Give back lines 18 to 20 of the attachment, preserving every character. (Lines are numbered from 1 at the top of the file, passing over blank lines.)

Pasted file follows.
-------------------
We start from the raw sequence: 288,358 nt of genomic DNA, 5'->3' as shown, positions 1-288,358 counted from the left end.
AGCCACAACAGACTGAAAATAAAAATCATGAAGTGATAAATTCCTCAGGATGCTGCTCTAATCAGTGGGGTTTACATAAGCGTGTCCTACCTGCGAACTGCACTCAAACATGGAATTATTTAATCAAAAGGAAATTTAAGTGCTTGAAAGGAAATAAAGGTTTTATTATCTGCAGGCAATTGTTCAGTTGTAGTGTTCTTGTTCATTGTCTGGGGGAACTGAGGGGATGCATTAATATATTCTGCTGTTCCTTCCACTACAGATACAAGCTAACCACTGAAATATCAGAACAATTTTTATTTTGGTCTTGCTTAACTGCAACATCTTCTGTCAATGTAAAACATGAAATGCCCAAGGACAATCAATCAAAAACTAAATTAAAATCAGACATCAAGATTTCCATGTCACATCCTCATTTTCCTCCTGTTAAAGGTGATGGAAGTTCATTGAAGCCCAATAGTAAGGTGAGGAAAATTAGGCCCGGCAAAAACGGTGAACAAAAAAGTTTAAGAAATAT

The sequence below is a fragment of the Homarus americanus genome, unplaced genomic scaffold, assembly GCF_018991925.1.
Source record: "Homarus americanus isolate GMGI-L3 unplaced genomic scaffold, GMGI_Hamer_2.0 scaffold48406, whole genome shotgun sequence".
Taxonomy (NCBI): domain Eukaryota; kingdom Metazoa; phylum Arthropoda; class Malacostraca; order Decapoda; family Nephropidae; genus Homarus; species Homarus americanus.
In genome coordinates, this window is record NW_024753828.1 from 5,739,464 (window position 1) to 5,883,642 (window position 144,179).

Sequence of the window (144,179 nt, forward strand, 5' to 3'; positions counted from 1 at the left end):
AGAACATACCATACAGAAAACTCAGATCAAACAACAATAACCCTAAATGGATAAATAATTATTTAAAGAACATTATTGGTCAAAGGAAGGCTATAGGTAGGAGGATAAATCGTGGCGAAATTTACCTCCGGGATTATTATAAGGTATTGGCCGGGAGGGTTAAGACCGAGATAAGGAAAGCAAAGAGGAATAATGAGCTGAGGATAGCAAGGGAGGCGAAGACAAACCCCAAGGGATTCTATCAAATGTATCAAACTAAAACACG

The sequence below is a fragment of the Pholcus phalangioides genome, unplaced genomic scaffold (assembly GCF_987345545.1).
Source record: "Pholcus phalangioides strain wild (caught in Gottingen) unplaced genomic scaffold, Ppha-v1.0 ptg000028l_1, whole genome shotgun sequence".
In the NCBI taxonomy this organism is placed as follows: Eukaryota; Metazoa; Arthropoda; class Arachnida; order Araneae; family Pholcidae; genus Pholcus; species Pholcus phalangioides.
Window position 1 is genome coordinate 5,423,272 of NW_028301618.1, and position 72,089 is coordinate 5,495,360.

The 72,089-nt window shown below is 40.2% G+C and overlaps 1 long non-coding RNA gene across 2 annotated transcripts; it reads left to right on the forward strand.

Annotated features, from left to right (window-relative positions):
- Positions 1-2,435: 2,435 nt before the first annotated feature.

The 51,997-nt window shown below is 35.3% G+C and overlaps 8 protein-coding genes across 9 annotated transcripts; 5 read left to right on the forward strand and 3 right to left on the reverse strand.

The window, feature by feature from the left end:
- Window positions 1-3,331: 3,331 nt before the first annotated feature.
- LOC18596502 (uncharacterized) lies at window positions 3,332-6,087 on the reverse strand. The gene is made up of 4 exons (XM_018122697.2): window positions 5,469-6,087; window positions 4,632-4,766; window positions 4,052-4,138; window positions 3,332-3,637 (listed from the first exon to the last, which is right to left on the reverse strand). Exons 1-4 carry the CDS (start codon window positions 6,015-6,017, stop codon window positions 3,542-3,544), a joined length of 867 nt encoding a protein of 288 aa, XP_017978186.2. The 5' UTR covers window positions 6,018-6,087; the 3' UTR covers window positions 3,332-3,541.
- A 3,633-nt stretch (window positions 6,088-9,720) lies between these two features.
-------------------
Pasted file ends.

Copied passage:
- Window positions 1-3,331: 3,331 nt before the first annotated feature.
- LOC18596502 (uncharacterized) lies at window positions 3,332-6,087 on the reverse strand. The gene is made up of 4 exons (XM_018122697.2): window positions 5,469-6,087; window positions 4,632-4,766; window positions 4,052-4,138; window positions 3,332-3,637 (listed from the first exon to the last, which is right to left on the reverse strand). Exons 1-4 carry the CDS (start codon window positions 6,015-6,017, stop codon window positions 3,542-3,544), a joined length of 867 nt encoding a protein of 288 aa, XP_017978186.2. The 5' UTR covers window positions 6,018-6,087; the 3' UTR covers window positions 3,332-3,541.
- A 3,633-nt stretch (window positions 6,088-9,720) lies between these two features.